Learning to say no

You learn things from most unexpected experiences. I learnt to say No from such a small but repeated encounters.

I usually get down at a point and walk about 2 km while coming back from work. There is a famous bookstore on the way and few eateries around it. At any given time one can see about 20, 25 people in that area.

Almost every other day one can see a young group of 4 or 5 representing various NGOs talking to people. They will be seen trying to convince them that they are not doing anything to this world and donating to the NGO they represent will help them attain salvation. Now, I am all up for charity. But I refuse to give to any random organization.

My first encounter with them was lengthy. Being a self-proclaimed polite person,  I patiently heard for 15 full minutes before saying that I am not interested. I genuinely wanted to hear what they do but I support another NGO that I believe in.

The frequency of my encounters increased and it was getting a bit frustrating to talk to some NGO rep every day. Time was getting wasted for us both. Over the time, my replies became shorter and crisp. This is the evolution of my replies.

“That is so nice of you people to volunteer but I support another organization”

“Sorry, I support another organization”

“UNICEF? I talked to you guys already”

“Greenpeace.org? I talked to you already”

“Children’s relief fund? I talked to you already”

“UNICEF? I talked to you guys already. Didn’t you get enough funds yet? You have been asking people every day”

“UNICEF again? Talked to you last week”

“Already contributed”

“Already contributed?”

“Not interested”

“Nopes”

“No”

“Lost my job”

“Nope”

“No”

“Never”

“Huh?”

“”

There are some questions that keep surfacing in my mind

  • Why do these organizations always need money?
  • Can they eventually help all the people ever?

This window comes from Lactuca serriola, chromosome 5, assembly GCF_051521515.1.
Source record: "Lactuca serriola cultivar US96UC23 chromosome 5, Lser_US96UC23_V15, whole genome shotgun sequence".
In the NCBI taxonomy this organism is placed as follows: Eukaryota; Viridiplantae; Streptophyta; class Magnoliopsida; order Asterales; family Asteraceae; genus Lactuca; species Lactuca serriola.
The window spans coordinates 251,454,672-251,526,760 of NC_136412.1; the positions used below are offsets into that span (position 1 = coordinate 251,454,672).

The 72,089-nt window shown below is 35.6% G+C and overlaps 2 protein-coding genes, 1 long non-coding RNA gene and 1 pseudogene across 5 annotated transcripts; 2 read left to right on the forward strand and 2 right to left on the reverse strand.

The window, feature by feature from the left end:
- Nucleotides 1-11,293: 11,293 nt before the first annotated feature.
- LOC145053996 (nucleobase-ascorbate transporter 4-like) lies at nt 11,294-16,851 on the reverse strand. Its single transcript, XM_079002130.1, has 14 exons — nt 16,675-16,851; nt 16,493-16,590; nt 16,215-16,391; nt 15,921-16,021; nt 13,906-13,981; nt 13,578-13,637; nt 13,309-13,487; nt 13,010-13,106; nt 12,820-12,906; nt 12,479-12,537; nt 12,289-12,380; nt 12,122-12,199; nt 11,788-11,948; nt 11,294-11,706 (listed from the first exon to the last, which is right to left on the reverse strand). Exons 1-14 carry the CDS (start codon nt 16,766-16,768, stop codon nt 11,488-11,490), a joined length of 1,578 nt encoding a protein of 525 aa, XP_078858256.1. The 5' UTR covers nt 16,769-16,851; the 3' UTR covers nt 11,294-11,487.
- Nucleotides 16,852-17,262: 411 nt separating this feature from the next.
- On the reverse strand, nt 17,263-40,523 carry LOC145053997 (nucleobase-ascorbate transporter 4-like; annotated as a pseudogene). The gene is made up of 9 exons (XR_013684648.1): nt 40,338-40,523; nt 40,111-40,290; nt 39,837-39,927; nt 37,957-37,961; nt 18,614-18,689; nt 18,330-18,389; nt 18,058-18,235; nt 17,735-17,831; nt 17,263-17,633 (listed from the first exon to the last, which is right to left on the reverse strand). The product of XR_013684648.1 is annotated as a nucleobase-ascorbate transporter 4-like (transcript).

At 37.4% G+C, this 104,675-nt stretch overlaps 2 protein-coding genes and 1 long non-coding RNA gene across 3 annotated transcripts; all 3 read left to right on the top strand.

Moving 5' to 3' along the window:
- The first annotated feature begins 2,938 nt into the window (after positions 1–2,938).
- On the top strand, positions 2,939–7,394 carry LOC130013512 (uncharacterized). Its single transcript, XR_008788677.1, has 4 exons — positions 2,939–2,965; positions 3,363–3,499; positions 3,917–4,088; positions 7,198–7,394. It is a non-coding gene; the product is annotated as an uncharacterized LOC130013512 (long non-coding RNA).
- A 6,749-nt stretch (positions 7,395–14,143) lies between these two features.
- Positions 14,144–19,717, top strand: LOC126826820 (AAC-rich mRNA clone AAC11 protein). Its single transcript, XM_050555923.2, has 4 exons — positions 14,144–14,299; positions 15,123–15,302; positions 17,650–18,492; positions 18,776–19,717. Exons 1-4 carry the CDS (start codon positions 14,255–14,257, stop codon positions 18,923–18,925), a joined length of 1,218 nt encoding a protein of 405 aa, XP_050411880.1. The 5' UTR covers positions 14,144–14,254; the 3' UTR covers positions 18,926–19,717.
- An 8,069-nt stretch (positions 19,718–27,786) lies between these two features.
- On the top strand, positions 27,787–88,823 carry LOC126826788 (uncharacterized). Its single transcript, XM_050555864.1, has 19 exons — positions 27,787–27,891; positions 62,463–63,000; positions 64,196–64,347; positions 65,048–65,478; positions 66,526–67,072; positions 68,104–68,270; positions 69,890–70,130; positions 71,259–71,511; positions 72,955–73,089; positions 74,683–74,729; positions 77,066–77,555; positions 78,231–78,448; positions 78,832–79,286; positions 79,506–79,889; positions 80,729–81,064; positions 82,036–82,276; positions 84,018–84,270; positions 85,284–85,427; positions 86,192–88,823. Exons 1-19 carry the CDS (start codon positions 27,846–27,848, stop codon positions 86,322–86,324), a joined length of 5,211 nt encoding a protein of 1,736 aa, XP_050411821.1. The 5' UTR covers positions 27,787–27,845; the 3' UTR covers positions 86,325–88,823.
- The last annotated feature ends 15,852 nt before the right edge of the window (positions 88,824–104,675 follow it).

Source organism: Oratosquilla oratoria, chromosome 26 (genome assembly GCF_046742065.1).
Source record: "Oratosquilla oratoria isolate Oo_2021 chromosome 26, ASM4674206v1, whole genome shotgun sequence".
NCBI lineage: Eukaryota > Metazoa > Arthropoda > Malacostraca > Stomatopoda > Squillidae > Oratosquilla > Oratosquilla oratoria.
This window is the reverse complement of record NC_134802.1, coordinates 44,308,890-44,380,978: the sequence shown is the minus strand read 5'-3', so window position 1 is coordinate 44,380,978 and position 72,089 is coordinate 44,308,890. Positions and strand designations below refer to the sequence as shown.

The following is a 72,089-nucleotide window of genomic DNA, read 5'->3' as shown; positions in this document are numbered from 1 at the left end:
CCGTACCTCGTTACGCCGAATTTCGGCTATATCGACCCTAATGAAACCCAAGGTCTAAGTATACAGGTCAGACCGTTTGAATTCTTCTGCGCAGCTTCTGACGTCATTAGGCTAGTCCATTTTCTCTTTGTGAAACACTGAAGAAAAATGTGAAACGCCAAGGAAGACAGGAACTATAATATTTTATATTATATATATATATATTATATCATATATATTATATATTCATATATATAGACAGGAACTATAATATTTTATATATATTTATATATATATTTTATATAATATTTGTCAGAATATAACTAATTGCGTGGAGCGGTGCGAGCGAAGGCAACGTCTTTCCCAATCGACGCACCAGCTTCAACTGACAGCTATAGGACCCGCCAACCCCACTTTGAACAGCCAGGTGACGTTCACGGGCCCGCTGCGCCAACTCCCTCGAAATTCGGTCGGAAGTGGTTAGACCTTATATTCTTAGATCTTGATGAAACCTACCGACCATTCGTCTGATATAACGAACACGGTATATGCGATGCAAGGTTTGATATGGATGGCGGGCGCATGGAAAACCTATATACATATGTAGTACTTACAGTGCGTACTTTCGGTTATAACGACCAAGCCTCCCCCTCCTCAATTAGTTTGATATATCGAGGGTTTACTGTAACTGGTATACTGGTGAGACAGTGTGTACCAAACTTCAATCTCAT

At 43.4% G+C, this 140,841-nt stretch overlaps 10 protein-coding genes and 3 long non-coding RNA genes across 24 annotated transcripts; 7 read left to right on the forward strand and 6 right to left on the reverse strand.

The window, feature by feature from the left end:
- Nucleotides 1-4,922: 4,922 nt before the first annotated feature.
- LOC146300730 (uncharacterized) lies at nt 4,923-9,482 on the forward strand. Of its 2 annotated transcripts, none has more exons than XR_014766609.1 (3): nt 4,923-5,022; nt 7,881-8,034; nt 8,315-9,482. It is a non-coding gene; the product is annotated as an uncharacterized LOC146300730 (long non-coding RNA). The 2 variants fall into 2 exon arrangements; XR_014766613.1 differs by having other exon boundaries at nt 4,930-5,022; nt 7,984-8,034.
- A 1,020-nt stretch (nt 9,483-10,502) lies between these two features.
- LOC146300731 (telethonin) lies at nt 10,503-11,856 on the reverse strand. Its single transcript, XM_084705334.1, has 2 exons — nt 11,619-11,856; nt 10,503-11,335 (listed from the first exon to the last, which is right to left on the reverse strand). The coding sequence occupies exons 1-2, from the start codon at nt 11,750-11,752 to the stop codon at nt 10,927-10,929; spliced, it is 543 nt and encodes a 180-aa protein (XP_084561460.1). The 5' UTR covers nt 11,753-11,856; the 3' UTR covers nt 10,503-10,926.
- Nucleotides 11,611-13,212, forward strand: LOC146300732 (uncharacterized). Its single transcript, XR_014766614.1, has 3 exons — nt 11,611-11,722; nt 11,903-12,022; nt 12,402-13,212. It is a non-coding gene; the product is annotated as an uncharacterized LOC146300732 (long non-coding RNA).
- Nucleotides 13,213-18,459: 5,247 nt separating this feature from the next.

• How about the admin costs? Surely not all the people are volunteering?
  • Can there really be an organization that is formed with volunteers only and the money collected is spent completely to the cause?
  • Why do big NGOs like UNICEF ask ordinary people to contribute instead of targeting corporates or wealthy?
  • Does anyone who is contributing even read the financial statement to check where the money is being spent on?
  • How do we choose the organization that we can trust?

 

Charity – a thought

I recently read this article that is floating around in Facebook. 

http://www.thehindu.com/opinion/columns/Harsh_Mander/article2882340.ece

It was a humbling attempt by two young individuals who returned from US of A and tried to live below the poverty line.   

 

The immediate thought, after reading this article, that was lingering in my mind was Charity and how closely it is associated with religions.  Again and again, the Hindu Dharma – law of life – stresses the need of Charity. For any and every function, ritual or ceremony giving away things in charity is an integral part.  Grains, Cows, Clothes are most common things given away in charities.  I have heard similar things from my friends from other religions that they have to set aside a percentage of their earnings for charitable reasons.

 

It was realized in ancient times only that there cannot be economical equality and a certain mass of people will be dependent on other mass. I presume it was also realized that not all the people will be ready to share their belonging to underprivileged. That could be a reason behind Karma concept and the strict rules in all the religion regarding Charity.   

 

What does one get out of charity? Not just the tax benefits. You get a sense of satisfaction. I have personally felt this though the contribution was negligible.  Probably this sense of satisfaction/completeness is what drove Warren Buffet to donate considerable percentage of his wealth. On the other side, why don’t people willingly donate?  (1)  People want to save every penny for themselves and their dearer ones in this given economic conditions (2) People do not believe that the donated money is put to use properly (3) A feeling that the under privileged could become complacent  and refuse to progress.  I do not know of any universal solution for this. But I would like to quote translations of two phrases in Tamil – (1) “Know the person before you donate” (2) “Donations and charity comes after self”. The latter one means to save sufficient wealth and give away the rest in charity.

 

Like the child’s reply in the star fish story, the donations that you make might be very little. But it may mean a lot to the receiver. 

 

Be Compassionate!!